“We’re built as an underwriting company and built to take risk, rather than as a fronting company that’s taking some risk,” he suggested.
Obsidian CFO and COO Craig Rappaport said that while the carrier’s percentage retentions are consistent with the fronting market, its actions are more like a traditional program insurance carrier in terms of value-added services and oversight.
“What differentiates us from traditional program carriers is that the reinsurers know that we’ll always seek reinsurance partners and that we won’t take all the risk net even if we really like it,” the former Hanover executive added.
“We view ourselves as means for reinsurers to access profitable portfolios of risk that they might not otherwise be able to access via traditional carriers.”
Strong 2021 pipeline
Jewett said that Obsidian has a strong pipeline of deals for 2021 as it looks to execute on both sides of its strategy.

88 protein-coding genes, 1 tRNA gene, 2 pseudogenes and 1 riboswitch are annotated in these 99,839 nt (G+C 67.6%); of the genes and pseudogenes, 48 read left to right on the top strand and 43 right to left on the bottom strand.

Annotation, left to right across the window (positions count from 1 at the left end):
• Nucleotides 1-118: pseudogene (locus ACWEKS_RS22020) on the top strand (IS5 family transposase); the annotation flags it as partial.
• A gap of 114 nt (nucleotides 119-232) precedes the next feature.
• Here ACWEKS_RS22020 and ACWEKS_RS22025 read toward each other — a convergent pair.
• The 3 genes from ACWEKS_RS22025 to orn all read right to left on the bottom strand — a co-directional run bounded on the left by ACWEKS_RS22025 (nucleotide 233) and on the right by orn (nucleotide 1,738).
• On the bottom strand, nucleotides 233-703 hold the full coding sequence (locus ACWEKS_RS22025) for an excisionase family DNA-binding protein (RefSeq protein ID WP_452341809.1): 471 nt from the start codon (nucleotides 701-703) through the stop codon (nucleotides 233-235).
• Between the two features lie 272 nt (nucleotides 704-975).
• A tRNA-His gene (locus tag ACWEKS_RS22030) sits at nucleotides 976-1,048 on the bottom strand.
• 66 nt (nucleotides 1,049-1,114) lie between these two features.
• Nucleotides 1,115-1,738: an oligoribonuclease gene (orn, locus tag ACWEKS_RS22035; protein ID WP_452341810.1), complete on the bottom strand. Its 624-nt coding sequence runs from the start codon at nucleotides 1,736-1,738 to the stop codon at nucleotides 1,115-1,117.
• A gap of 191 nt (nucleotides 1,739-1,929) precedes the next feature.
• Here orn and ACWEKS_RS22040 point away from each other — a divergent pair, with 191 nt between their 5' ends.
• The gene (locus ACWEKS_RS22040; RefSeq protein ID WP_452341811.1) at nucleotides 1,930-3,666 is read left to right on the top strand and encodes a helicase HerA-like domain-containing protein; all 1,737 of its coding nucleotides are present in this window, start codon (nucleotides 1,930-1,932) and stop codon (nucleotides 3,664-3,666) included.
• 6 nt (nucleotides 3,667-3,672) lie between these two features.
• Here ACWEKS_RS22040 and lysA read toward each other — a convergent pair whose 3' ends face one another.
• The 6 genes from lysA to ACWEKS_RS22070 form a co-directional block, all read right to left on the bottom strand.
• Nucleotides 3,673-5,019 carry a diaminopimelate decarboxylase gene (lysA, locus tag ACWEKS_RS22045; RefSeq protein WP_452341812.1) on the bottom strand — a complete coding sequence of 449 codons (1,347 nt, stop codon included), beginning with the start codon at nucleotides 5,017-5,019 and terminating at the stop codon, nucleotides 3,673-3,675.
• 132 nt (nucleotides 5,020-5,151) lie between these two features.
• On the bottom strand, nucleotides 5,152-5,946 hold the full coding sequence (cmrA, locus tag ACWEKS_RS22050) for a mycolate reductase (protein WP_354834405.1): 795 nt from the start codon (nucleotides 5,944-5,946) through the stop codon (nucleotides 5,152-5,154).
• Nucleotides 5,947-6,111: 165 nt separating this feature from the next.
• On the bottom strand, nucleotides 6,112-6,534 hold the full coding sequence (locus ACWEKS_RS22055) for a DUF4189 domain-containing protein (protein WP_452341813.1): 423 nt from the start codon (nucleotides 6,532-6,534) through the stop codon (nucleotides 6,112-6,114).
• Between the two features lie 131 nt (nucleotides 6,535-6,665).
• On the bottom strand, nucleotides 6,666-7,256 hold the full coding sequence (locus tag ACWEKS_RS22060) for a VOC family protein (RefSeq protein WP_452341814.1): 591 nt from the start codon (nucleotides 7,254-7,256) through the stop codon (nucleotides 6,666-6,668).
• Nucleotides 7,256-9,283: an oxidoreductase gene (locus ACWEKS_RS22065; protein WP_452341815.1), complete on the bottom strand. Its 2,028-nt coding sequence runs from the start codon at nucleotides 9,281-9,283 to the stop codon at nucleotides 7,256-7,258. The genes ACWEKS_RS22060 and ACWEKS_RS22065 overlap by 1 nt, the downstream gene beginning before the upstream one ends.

“We have a strategy to work with larger risk aggregators – control of the data and the risks means control of the business – especially if they’re expanding rapidly through acquisitions as well as organically,” he added.
“But we equally have a focus on the independent MGA space. Particularly when they are looking at ways to grow. They’re looking for partners like us where they might have concentration risk with one market or channel conflict risk with existing traditional carriers, or legacy systems issues,” said the executive.
Jewett revealed that the company has a number of programs being implemented and that it is working through various channels to add new programs, including reinsurance brokers and directly.
Rappaport commented that the pipeline also included reverse flow opportunities, where reinsurers were bringing opportunities to Obsidian as a partner with whom they feel comfortable.
Rappaport explained that adding non-admitted capabilities had helped open Obsidian up to a broader set of attractive opportunities. He pointed to excess casualty, specialty niche liability and auto opportunities as some interesting avenues for the start-up.